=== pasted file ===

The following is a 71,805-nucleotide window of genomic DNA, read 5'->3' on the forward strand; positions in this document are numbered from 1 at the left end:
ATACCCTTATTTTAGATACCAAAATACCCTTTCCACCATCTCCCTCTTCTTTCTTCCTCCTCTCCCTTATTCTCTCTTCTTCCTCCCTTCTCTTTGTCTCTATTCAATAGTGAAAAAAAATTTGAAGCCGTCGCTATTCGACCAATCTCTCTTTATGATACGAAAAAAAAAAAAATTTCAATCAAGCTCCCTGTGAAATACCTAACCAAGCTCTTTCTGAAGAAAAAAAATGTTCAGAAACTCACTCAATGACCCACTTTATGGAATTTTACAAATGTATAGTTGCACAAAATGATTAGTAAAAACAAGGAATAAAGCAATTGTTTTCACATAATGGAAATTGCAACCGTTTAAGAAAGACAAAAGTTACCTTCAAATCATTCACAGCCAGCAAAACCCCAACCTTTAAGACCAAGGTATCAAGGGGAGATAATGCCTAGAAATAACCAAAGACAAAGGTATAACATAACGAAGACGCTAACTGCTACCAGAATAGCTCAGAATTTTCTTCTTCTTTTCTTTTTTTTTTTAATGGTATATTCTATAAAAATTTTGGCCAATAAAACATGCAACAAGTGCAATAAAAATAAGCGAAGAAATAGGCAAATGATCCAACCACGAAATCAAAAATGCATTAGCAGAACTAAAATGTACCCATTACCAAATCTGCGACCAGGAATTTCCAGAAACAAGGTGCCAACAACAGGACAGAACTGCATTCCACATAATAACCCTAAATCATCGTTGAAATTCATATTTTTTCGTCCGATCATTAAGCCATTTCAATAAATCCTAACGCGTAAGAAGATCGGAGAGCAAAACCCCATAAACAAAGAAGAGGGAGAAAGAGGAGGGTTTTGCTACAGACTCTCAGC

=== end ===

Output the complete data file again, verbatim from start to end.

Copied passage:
The following is a 71,805-nucleotide window of genomic DNA, read 5'->3' on the forward strand; positions in this document are numbered from 1 at the left end:
ATACCCTTATTTTAGATACCAAAATACCCTTTCCACCATCTCCCTCTTCTTTCTTCCTCCTCTCCCTTATTCTCTCTTCTTCCTCCCTTCTCTTTGTCTCTATTCAATAGTGAAAAAAAATTTGAAGCCGTCGCTATTCGACCAATCTCTCTTTATGATACGAAAAAAAAAAAAATTTCAATCAAGCTCCCTGTGAAATACCTAACCAAGCTCTTTCTGAAGAAAAAAAATGTTCAGAAACTCACTCAATGACCCACTTTATGGAATTTTACAAATGTATAGTTGCACAAAATGATTAGTAAAAACAAGGAATAAAGCAATTGTTTTCACATAATGGAAATTGCAACCGTTTAAGAAAGACAAAAGTTACCTTCAAATCATTCACAGCCAGCAAAACCCCAACCTTTAAGACCAAGGTATCAAGGGGAGATAATGCCTAGAAATAACCAAAGACAAAGGTATAACATAACGAAGACGCTAACTGCTACCAGAATAGCTCAGAATTTTCTTCTTCTTTTCTTTTTTTTTTTAATGGTATATTCTATAAAAATTTTGGCCAATAAAACATGCAACAAGTGCAATAAAAATAAGCGAAGAAATAGGCAAATGATCCAACCACGAAATCAAAAATGCATTAGCAGAACTAAAATGTACCCATTACCAAATCTGCGACCAGGAATTTCCAGAAACAAGGTGCCAACAACAGGACAGAACTGCATTCCACATAATAACCCTAAATCATCGTTGAAATTCATATTTTTTCGTCCGATCATTAAGCCATTTCAATAAATCCTAACGCGTAAGAAGATCGGAGAGCAAAACCCCATAAACAAAGAAGAGGGAGAAAGAGGAGGGTTTTGCTACAGACTCTCAGC